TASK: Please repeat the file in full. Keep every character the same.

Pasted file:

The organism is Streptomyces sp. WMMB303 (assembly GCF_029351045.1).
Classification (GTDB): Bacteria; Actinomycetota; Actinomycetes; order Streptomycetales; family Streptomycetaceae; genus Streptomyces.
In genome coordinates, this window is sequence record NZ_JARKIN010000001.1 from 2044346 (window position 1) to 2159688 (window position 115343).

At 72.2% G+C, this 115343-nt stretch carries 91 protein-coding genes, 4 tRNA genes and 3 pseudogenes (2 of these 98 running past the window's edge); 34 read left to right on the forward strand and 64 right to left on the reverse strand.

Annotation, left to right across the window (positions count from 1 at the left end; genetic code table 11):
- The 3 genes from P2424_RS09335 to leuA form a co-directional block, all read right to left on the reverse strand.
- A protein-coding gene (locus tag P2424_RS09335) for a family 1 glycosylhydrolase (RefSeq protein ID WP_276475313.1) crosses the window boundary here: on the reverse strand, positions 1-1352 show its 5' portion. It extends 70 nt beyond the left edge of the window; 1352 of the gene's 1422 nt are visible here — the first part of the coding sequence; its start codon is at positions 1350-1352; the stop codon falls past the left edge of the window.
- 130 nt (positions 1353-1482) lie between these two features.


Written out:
The organism is Streptomyces sp. WMMB303 (assembly GCF_029351045.1).
Classification (GTDB): Bacteria; Actinomycetota; Actinomycetes; order Streptomycetales; family Streptomycetaceae; genus Streptomyces.
In genome coordinates, this window is sequence record NZ_JARKIN010000001.1 from 2044346 (window position 1) to 2159688 (window position 115343).

At 72.2% G+C, this 115343-nt stretch carries 91 protein-coding genes, 4 tRNA genes and 3 pseudogenes (2 of these 98 running past the window's edge); 34 read left to right on the forward strand and 64 right to left on the reverse strand.

Annotation, left to right across the window (positions count from 1 at the left end; genetic code table 11):
- The 3 genes from P2424_RS09335 to leuA form a co-directional block, all read right to left on the reverse strand.
- A protein-coding gene (locus tag P2424_RS09335) for a family 1 glycosylhydrolase (RefSeq protein ID WP_276475313.1) crosses the window boundary here: on the reverse strand, positions 1-1352 show its 5' portion. It extends 70 nt beyond the left edge of the window; 1352 of the gene's 1422 nt are visible here — the first part of the coding sequence; its start codon is at positions 1350-1352; the stop codon falls past the left edge of the window.
- 130 nt (positions 1353-1482) lie between these two features.